tekel = Armaic equivalent of shekel - any of several ancient units of weight or of currency. The first usage is from Mesopotamia around 3000 BC. Initially, it may have referred to a weight of barley (the first syllable "she" was Akkadian for barley). This shekel was about 180 grains (11 grams or .35 troy ounces). The earliest shekels were a unit of weight, used as other units such as grams and troy ounces for trading before the advent of coins. Coins were invented by the early Anatolian traders who stamped their marks to avoid weighing each time used.

four l's closing line of the novel (FW 628.15-16)

forsin - ruined by sin, burdened with sin + forsan (l) - perhaps + upharsin - half of mina.

kingdom + Thingmote + In the book of Daniel, King Belshazzar of Babylon during a drunken feast takes sacred golden and silver vessels, which had been removed from Solomon's Temple in Jerusalem by his predecessor Nebuchadnezzar. Using these holy items, the King and his court praise 'the gods of gold and silver, brass, iron, wood, and stone'. Immediately, the disembodied fingers of a human hand appear and write on the wall of the royal palace the words מנא ,מנא, תקל, ופרסין (Mene, Mene, Tekel u-Pharsin). These are known Aramaic names of measures of currency: MENE, a mina, TEKEL, a spelling of shekel, PERES, half a mina. Despite various inducements, none of the royal magicians or advisors can interpret the omen. The King sends for Daniel, an exiled Jew taken from Jerusalem, who had served in high office under Nebuchadnezzar. Rejecting offers of reward, Daniel warns the King of the folly of his arrogant blasphemy before reading the text. The meaning that Daniel decrypts from these words is based on passive verbs corresponding to the measure names. And this is the writing that was inscribed: MENE, MENE, TEKEL, and PHARSIN. This is the interpretation of the matter: MENE, God has numbered the days of your kingdom and brought it to an end; TEKEL, you have been weighed on the scales and found wanting; PERES, your kingdom is divided and given to the Medes and Persians. That very night King Belshazzar is slain, and Darius the Mede becomes King.

MEDIA - Ancient country in area now North-West part of Iran; became part of Persian empire under Cyrus, 6th century BC. Dan 5:25: "Thy kingdom is divided, and given to the Medes and Persians."  

Porson, Richard (1759-1808) - English classical scholar

meander - to wander deviously or aimlessly + Neanderthal - middle Paleolithic fossil hominid Homo neanderthalensis.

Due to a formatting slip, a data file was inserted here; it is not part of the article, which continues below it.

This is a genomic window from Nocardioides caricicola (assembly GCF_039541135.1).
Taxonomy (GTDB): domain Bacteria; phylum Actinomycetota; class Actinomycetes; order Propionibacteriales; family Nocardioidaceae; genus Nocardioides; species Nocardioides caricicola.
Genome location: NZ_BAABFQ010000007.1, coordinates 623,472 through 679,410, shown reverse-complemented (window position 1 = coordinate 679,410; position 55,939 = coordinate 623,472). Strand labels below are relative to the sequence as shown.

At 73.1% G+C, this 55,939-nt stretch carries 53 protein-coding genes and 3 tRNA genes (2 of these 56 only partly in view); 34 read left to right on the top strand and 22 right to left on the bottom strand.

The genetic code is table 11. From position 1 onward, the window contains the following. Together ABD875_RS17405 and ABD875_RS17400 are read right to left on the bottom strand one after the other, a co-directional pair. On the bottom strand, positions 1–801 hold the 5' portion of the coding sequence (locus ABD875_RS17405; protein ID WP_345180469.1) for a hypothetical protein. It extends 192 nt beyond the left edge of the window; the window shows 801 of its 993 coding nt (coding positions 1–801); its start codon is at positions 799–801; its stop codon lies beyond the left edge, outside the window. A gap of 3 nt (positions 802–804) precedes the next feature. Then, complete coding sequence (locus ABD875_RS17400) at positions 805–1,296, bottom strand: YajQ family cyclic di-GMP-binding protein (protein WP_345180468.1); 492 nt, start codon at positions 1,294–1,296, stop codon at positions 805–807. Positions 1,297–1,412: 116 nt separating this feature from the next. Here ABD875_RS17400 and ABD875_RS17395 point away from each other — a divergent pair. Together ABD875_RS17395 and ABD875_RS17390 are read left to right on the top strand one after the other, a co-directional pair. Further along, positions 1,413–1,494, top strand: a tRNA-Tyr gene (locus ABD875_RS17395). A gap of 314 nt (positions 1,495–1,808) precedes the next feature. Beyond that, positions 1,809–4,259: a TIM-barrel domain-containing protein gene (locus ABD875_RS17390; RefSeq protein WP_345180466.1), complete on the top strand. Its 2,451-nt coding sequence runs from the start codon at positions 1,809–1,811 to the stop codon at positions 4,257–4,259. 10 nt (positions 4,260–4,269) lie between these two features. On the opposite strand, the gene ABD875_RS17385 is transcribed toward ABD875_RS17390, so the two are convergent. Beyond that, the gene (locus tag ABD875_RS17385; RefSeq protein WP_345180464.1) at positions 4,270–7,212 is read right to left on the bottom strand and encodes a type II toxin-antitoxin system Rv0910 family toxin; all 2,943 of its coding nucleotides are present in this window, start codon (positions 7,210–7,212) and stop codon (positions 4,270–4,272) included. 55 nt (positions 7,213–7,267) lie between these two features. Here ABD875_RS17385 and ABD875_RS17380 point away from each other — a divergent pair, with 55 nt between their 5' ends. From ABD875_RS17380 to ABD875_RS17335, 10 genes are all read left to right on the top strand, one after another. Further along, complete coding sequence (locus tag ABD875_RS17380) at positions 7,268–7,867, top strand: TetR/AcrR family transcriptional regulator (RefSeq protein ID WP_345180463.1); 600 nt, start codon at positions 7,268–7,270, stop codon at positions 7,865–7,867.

Heidelberg man - an early pleistocene man closely rel. to Neanderthal + Edinburgh (In James Hogg's novel Private Memoirs and Confessions of a Justified Sinner two brothers, Robert and George, meet, as young men, in Edinburgh where Robert starts following George through the town, mocking and provoking him and disrupting his life. He appears to have the ability of appearing wherever George is. Finally, George is murdered, stabbed in the back, apparently during a duel with one of his drinking acquaintances. The only witness to the murder is a prostitute, who claims that the culprit was Robert) + "hubbub caused in Edenborough." FW 029.35-36

imply - uplesti, ume¹ati, nagovestiti

knit - weave, to conjoin as by knotting or binding together

whet - to hone, sharpen

convey - to transport, to transmit, be the medium of

sweeten - to add sugar, refine, purify

sensation - feeling, emotion

adhere - to stick fast, to become or remain firmly attached to

attachment - liking, affection, love, devotion

dog - to follow insidiously, to act as a dog, to guard as a dog

bitch - to spoil, botch, say mean things

entail - to bring on by way of necessary consequence

ensuance - the fact of ensuing + ensue - to follow, to result from.

reredos - an ornamental screen covering the wall at the back of an altar; the back of the hearth + (during enlightenment, a reed grew out of Buddha’s navel, or according to other sources rays of light emanated from it).

Rama - seventh avatar of the god Vishnu in Hinduism, and a king of Ayodhya in Hindu scriptures + Ramsbottom - a place in Lancashire, England + ram's bottom. 

terricolous - Zoology: Living in or on the ground + terricola (l) - earth-dweller.

vively - in a lively or energetic manner; clearly, vividly + vivlion viou - modern greek for biblion biou (book of life). 

quaky - inclined to quake; of the nature of quaking + The Letter: 'Dear, and it goes on to'

hatch - hatchet

celt - an implement with chisel-shaped edge, of bronze or stone (but sometimes of iron), found among the remains of prehistoric man. It appears to have served for a variety of purposes, as a hoe, chisel, or axe, and perhaps as a weapon of war.

ear (obs) - a ploughing; to plough + ploughshare - the horizontal pointed cutting blade of a mouldboard plough + (*E* the ploughshare, *A* the earth).

purpose + pourquoi (French) - the reason why.

casser (fr) - to break + assay - to determine the content or quality of (a metal or ore).

crust - the upper or surface layer of the ground (obs.)

furrow - a long, narrow, shallow trench made in the ground by a plow + forwards, backwards.

turnpath + boustrophedon (gr) - turning like oxen in ploughing (of writing from left to right and right to left in alternate lines) + FDV: furroward & bagowards bogowards like an ox yoxen at the turnpath 

say - see + FDV: Here are say figurines billicoose arming and mounting. Mounting & arming bellicose figurines are see there here.

figurine - a small carved or molded figure + (*V* and *C*).

bellicose - inclined to war or fighting; warlike + bill and coo - to interchange caresses. Doves express affection by billing (touching beaks) and cooing to one another. Also said of demonstrative lovers.

arm - to embrace; to equip with weapons, to prepare for struggle

mount - to organize and equip (an attacking force); to get upon the back of a horse or other animal for the purpose of riding

futhorc - runic alphabet + further + Joyce's note: 'futhorc' Clodd: The Story of the Alphabet 201: 'The primitive Gothic alphabet is named, on the acrologic principle, "futhorc", after the first six letters, f, u, t, h, o, r, c'.

effinge - to fashion, shape + little effigy + (*I*).

flint - a kind of hard stone + Vorfall (ger) - incident + fire-lighting flint + FDV: And  uthor, this little effingee stands (not completed) is for fire a fing called in flintgun flintforfall. ace at the eased. O I fay!!  ace at the waist. Ho you fie! Upwards & down them! ace to ace!  

east + 'Face to the east, Face to the west Face to the one you love the best' (children’s game).

fay - to fit closely together, to agree, succeed; to clean + see + say.

fie - exp. of disgust or the affectation of being shocked; to trust + see

wap - to fold up, bind, wrap + "Up guards and at 'em!" - Wellington's order in the last charge at Waterloo.

dump - to fall abruptly, to knock down [Joyce's note: 'dump']

san (gr) - old letter SS; numerical symbol 900